What are Vegetable Oils?
Vegetable oils are oils that have been extracted from various seeds such as rapeseed (canola oil), soybean, corn, sunflower, sesame, peanut, etc. Unlike coconut oil or olive oil that can be extracted by pressing, these oils are extracted in very unnatural ways. We examine the healthiest cooking oil by analysing each type and exposing its best and worst uses.
Have We Been Misled?
For many years, the general perception was that vegetable oils such as sunflower or corn oil were healthier when used for cooking, than saturated animal fats such as butter and lard. However, a recent study in the UK by Professor Martin Grootfeld of the De Montfort University Leicester (DMU) has uncovered that maybe we have been misled by smart marketing campaigns over the past 50 years. Note that this is only one study thus far, but the results are conclusive.
Test volunteers were asked to cook everyday meals in their homes using sunflower, cold-pressed rapeseed, corn and olive oil as well as butter, goose fat and lard (pig fat) and then to send the remaining oils to the lab to be analysed by the team of scientists. After the researchers had completed their analysis, they found that sunflower and corn oil in particular when heated at or close to 180 degrees C produced aldehydes (chemical compounds linked to an increased risk of heart disease and cancer) at levels 20 times higher than recommended by the World Health Organisation. The study results also showed that the longer these oils such as sunflower and corn are heated, the more aldehydes they produced.
An example of the study showed that a typical meal like fish and chips, fried in vegetable oil, contained as much as 100 to 200 times more toxic aldehydes than the safe daily limit set by the World Health Organisation. Olive oil, rapeseed oil, butter and goose fat, on the other hand, produced far fewer aldehydes. The reason for this is that these fats (including lard) are more abundant in monounsaturated and saturated fats and are more stable when heated. Sunflower and other polyunsaturated oils were found to generate higher levels of damaging aldehydes.
Which Oil Should I Use?
We have put together a guide to the various cooking oils and the pros and cons of their usage:
Extra Virgin Olive Oil
Made from the extracted juice of crushed olives. It is one of the only cooking oils made without the use of chemicals and industrial refining. There are specific standards that oil must meet to receive the label “extra-virgin”. Because of the way extra-virgin olive oil is made, it retains truer olive taste and has a lower level of oleic acid than other olive oil varieties. It also contains more of the natural vitamins and minerals found in olives.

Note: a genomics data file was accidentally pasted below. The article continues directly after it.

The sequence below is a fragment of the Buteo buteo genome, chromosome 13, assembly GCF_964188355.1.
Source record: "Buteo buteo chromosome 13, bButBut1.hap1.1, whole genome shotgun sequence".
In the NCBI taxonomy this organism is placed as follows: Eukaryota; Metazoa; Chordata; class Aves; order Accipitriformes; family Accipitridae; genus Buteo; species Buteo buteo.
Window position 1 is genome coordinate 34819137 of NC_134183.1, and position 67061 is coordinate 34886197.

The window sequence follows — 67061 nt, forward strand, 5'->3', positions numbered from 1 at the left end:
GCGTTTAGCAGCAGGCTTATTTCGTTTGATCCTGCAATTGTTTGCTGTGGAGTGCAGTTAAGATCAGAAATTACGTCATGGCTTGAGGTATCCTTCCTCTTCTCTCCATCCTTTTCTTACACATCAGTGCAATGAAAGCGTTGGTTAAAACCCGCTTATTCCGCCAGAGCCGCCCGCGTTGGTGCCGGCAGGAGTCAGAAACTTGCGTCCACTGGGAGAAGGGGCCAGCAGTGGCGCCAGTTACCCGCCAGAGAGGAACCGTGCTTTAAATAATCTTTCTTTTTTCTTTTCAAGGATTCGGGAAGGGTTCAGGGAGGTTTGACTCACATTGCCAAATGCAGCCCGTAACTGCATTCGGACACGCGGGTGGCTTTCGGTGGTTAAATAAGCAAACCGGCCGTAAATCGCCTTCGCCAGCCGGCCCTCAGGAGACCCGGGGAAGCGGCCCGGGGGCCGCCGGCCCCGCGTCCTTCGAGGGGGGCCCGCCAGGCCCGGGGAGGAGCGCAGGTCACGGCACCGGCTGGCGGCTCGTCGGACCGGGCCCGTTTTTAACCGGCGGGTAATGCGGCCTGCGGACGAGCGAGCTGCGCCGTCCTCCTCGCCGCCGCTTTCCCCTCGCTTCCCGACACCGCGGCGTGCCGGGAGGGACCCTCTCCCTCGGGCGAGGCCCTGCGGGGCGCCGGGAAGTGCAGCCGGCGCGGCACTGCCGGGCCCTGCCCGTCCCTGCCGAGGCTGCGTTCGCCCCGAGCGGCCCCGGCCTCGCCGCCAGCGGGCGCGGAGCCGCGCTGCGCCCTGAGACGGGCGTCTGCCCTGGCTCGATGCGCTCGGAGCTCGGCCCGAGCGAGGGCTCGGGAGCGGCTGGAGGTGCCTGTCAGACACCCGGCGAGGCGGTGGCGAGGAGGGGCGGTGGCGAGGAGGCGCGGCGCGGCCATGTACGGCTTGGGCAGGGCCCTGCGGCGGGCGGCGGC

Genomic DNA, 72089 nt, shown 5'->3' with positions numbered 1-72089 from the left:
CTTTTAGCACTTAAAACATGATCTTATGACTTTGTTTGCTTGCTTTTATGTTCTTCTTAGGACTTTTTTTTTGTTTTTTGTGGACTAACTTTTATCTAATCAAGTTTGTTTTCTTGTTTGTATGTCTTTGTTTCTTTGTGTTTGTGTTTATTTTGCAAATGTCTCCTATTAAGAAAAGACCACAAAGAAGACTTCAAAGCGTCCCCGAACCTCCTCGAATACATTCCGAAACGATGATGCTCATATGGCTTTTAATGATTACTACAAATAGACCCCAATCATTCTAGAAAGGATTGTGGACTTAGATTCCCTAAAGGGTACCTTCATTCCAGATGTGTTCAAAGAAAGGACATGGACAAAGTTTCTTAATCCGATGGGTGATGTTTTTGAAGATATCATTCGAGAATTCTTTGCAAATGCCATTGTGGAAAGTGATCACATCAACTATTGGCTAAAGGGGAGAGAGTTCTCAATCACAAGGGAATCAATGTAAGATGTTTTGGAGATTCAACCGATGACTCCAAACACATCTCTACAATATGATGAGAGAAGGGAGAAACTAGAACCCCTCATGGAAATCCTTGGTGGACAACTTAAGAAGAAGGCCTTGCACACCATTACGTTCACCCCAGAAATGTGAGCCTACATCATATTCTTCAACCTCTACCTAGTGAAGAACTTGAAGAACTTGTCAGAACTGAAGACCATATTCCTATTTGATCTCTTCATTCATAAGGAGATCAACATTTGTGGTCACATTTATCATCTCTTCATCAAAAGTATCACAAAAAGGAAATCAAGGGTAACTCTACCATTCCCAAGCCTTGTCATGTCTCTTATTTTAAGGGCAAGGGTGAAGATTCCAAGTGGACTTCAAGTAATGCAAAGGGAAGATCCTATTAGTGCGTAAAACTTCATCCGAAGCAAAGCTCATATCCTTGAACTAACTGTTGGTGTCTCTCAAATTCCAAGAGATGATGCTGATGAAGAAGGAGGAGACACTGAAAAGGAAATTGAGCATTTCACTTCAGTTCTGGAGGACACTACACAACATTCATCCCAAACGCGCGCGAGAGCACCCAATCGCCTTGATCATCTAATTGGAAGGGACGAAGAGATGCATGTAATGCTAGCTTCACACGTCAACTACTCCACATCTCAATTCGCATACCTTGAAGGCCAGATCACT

– Best for: dressing salads, drizzling over pasta, baking.
– Worst for: frying at high temperatures, because of its low smoke point.
Made from the oil extracted from pressed whole olives. This oil is typically a blend of virgin olive oil and refined olive oil (which refers to oil where heat and chemicals are used in the process of extracting oil and removing flaws from the fruit). Pure olive oil is a lower-quality oil than extra-virgin or virgin olive oil, with a lighter colour, more neutral flavour, and oleic acid measuring between 3-4%. This type of olive oil is all-purpose cooking oil.
– Best for: light frying and salad dressing, baking, dressings.
– Worst for high-temperature frying.
Canola Oil (Rapeseed Oil)
Made from oil extracted from rapeseed. In the last few years, there’s been a surge in artisanal, British, “cold-pressed” rapeseed oils, which are marketed much like single-estate olive oils. Unlike olive oil, rapeseed doesn’t go toxic at high heat, while the smoke point is higher than that of olive oil it makes it marginally more suitable for frying.
– Best for roasting potatoes, frying.
– Worst for: it has a very subtle flavour, so it’s not to everyone’s taste for drizzling.
It’s made of the fatty deposits from pigs.
– Best for: baking, high-temperature frying.
– Worst for: anything that doesn’t involve high temperatures.
Made from boiled butter, churned with cream with the liquid residue removed.
– Best for high-temperature frying.
– Worst for anything that doesn’t involve high temperatures.
Made from oil extracted from sunflower seeds.
– Best for the latest advice says we should avoid altogether – if we use sunflower oil, use it unheated in salad dressings.
– Worst for cooking or frying at high temperatures – e.g. Frying batter in sunflower oil. (Avoid sunflower oil at high temperatures).
Made from the oils extracted from seeds like soybean, corn, sunflower, and safflower.
– Best for the latest advice says we should avoid altogether.
– Worst for high-temperature frying.
Most coconut oils are made from smoke drying, sun drying, or kiln drying the dried meat of the coconut called ‘copra’.
– Best for high-temperature frying, baking.
– Worst for drizzling over food, although it can be combined with other ingredients to make a dressing.
The healthiest cooking oil is not any particular type, but the one that is correctly used such that it doesn’t pose a health risk to you and your family.